505 F2d 342 Banyard v. National Labor Relations Board
505 F.2d 342
87 L.R.R.M. (BNA) 2001, 164 U.S.App.D.C. 235,
74 Lab.Cas. P 10,261
James BANYARD, Petitioner,
NATIONAL LABOR RELATIONS BOARD, Respondent, McLean Trucking
Clay D. FERGUSON, Petitioner,
NATIONAL LABOR RELATIONS BOARD, Respondent.
Nos. 73-1609, 73-1610.
United States Court of Appeals, District of Columbia Circuit.
Argued June 10, 1974.
Decided Aug. 14, 1974.
Arthur L. Fox, II, Washington, D.C., with whom Alan B. Morrison, Washington, D.C., was on the brief, for petitioners.
Patrick Hardin, Associate Gen. Counsel, National Labor Relations Board, with whom John S. Irving, Deputy Gen. Counsel, and Elliott Moore, Deputy Associate Gen. Counsel, National Labor Relations Board, were on the brief, for respondent.
Melvin R. Manning, Richmond, Va., for intervenor.
Before WRIGHT, MacKINNON and WILKEY, Circuit Judges.
WILKEY, Circuit Judge:
These consolidated petitions1 for review of orders2 of the National Labor Relations Board call into question the Board's application of its Spielberg3 and Collyer4 doctrines. Because we find the Board has erroneously applied those doctrines in these cases, we remand for further proceedings.
James Banyard worked as a truck driver for McLean Trucking Company and its predecessor for 22 years and also served as the Union's5 appointed shop steward since 1955. He was fired on 7 October 1969 for refusing to drive a truck admittedly overloaded in violation of Ohio state law.6 At the time of his discharge there was in effect between the Company and the Union the National Master Freight Agreement and the Central States Area Local Cartage Supplemental Agreement. Article 16 of the contract provided that employees would not be required to violate any applicable statute or a governmental regulation relating to safety.7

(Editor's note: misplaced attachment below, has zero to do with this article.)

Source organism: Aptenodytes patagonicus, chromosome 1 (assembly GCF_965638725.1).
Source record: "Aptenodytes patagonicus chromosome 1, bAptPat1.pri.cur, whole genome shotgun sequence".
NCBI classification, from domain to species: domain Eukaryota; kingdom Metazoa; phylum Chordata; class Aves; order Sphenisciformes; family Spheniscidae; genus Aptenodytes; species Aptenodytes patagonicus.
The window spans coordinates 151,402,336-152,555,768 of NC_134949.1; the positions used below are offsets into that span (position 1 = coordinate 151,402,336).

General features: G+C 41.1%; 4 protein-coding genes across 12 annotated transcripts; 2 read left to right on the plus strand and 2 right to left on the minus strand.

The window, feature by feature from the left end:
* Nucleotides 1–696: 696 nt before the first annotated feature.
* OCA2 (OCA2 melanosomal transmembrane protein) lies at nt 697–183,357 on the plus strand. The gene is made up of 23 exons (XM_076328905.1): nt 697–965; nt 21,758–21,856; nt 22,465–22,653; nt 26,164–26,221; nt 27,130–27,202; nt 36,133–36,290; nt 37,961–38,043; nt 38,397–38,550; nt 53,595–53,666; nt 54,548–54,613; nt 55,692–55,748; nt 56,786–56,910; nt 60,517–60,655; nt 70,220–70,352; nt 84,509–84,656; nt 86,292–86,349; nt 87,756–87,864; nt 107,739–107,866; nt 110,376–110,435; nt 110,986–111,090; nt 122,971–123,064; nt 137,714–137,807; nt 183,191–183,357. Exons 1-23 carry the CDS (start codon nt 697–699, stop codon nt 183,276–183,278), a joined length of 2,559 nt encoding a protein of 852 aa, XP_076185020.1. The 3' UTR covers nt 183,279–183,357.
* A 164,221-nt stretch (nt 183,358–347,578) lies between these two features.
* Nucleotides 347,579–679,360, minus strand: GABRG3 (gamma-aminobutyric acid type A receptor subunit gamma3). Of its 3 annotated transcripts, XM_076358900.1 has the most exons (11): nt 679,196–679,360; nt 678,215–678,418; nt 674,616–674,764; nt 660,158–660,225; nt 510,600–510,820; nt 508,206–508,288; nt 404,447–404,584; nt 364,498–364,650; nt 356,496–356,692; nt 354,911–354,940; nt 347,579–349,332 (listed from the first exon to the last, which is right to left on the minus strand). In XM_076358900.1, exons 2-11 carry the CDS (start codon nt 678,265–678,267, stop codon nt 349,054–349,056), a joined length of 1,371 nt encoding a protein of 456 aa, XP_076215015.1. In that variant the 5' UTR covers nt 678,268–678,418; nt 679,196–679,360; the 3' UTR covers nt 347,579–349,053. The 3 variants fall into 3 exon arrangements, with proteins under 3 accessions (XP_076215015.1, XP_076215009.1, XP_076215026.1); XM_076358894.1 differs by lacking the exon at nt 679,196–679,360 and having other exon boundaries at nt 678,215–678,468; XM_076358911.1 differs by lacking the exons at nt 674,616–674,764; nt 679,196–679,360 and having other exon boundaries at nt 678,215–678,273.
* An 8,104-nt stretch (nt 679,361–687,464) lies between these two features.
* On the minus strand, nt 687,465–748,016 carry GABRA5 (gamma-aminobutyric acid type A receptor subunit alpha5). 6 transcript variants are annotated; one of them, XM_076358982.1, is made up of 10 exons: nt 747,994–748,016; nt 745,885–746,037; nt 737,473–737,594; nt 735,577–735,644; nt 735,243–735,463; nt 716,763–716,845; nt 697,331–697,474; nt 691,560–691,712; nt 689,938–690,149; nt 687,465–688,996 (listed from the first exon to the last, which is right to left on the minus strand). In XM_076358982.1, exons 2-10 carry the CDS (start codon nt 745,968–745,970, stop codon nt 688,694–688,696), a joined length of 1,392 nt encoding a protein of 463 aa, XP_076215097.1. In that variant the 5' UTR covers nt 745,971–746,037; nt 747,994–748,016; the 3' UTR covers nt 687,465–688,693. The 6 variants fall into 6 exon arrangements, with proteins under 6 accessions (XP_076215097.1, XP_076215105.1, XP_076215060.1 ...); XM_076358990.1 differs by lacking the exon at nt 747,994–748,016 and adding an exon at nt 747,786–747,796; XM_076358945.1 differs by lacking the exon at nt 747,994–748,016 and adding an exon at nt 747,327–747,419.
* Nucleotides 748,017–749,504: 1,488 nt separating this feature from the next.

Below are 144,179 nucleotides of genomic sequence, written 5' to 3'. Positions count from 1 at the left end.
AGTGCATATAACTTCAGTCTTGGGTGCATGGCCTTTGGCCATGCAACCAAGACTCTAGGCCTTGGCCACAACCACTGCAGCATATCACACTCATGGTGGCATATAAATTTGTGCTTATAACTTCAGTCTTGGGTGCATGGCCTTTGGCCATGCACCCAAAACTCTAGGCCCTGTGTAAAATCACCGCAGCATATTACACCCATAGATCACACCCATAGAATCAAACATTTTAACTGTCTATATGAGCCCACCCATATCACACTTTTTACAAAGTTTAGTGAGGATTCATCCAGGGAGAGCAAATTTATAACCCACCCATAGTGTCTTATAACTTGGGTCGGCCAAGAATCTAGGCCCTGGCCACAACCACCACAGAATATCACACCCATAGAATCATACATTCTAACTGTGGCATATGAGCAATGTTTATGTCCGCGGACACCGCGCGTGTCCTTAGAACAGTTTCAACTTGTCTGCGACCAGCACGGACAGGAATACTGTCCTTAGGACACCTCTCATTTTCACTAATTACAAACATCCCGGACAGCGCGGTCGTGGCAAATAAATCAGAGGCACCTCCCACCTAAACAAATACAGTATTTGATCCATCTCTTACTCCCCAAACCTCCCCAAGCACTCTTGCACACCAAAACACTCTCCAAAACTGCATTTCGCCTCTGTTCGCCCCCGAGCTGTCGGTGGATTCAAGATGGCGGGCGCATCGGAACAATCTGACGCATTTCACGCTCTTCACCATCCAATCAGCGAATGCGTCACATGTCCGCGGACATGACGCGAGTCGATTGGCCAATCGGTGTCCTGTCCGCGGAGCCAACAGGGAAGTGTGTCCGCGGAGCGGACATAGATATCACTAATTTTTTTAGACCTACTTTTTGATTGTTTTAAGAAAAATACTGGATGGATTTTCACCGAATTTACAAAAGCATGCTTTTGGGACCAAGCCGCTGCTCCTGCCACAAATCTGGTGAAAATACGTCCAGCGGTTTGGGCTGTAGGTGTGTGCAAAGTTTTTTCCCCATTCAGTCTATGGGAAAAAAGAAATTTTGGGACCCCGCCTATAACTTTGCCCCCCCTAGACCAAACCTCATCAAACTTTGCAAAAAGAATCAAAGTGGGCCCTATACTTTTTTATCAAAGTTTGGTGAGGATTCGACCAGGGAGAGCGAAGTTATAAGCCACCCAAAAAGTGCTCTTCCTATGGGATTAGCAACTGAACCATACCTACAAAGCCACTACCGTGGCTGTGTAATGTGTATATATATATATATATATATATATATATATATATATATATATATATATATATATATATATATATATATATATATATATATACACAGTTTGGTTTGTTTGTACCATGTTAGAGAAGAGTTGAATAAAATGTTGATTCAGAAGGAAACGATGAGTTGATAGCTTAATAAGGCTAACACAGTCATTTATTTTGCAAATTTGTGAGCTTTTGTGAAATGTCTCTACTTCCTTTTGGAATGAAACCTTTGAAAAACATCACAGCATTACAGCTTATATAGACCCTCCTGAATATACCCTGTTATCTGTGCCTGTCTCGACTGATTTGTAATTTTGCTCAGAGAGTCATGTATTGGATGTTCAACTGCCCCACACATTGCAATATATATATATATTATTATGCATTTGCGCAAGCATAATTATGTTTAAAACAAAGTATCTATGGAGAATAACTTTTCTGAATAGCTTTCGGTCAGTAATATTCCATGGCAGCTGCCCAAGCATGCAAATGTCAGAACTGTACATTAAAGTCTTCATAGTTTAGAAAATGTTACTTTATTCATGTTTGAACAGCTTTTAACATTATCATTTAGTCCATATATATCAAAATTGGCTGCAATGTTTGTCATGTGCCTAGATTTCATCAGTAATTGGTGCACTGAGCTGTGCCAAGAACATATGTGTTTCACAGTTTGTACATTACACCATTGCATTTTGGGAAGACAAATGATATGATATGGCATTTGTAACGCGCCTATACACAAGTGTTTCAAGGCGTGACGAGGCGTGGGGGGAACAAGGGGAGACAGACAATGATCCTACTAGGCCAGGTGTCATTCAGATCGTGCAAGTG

On 6 October 1969 Banyard was dispatched to pick up 800 fifty-pound sacks of breading at Specialty Products Company in Cleveland. He was reluctant to haul what he considered an overweight load, but when he expressed his reluctance to a Specialty employee, he was told that he would have to call his dispatcher if he wanted to reduce the size of the load. Banyard telephoned the dispatcher and was told to 'load the front end light and the back end heavy, and . . . bring it in.'8 He loaded the truck and again telephoned the terminal. When he refused to 'bring it in,' he was instructed to drop the trailer and return to the terminal. He was discharged the following day.
Pursuant to Articles 8, 42, and 43 of the contract, the Union had prosecuted Banyard's grievance through two stages of grievance procedure when on 2 January 1970 Banyard filed a charge with the National Labor Relations Board alleging violation by the Company of sections 8(a)(1) and (3) of the National Labor Relations Act of 1947.9 On 23 July 1970 the trial examiner concluded that although the grievance proceedings were under way, there was no award for the Board to recognize. He went on to find that Banyard's discharge violated sections 8(a)(1) and (3) of the Act.
Although the Company filed timely exceptions, the Board reached no decision until after the Union's claim had been denied at the final stage of the contract grievance procedure.10 On 23 March 1973 the Board dismissed the unfair labor practice complaint, deferring to the decision of the National Grievance Procedure under Spielberg.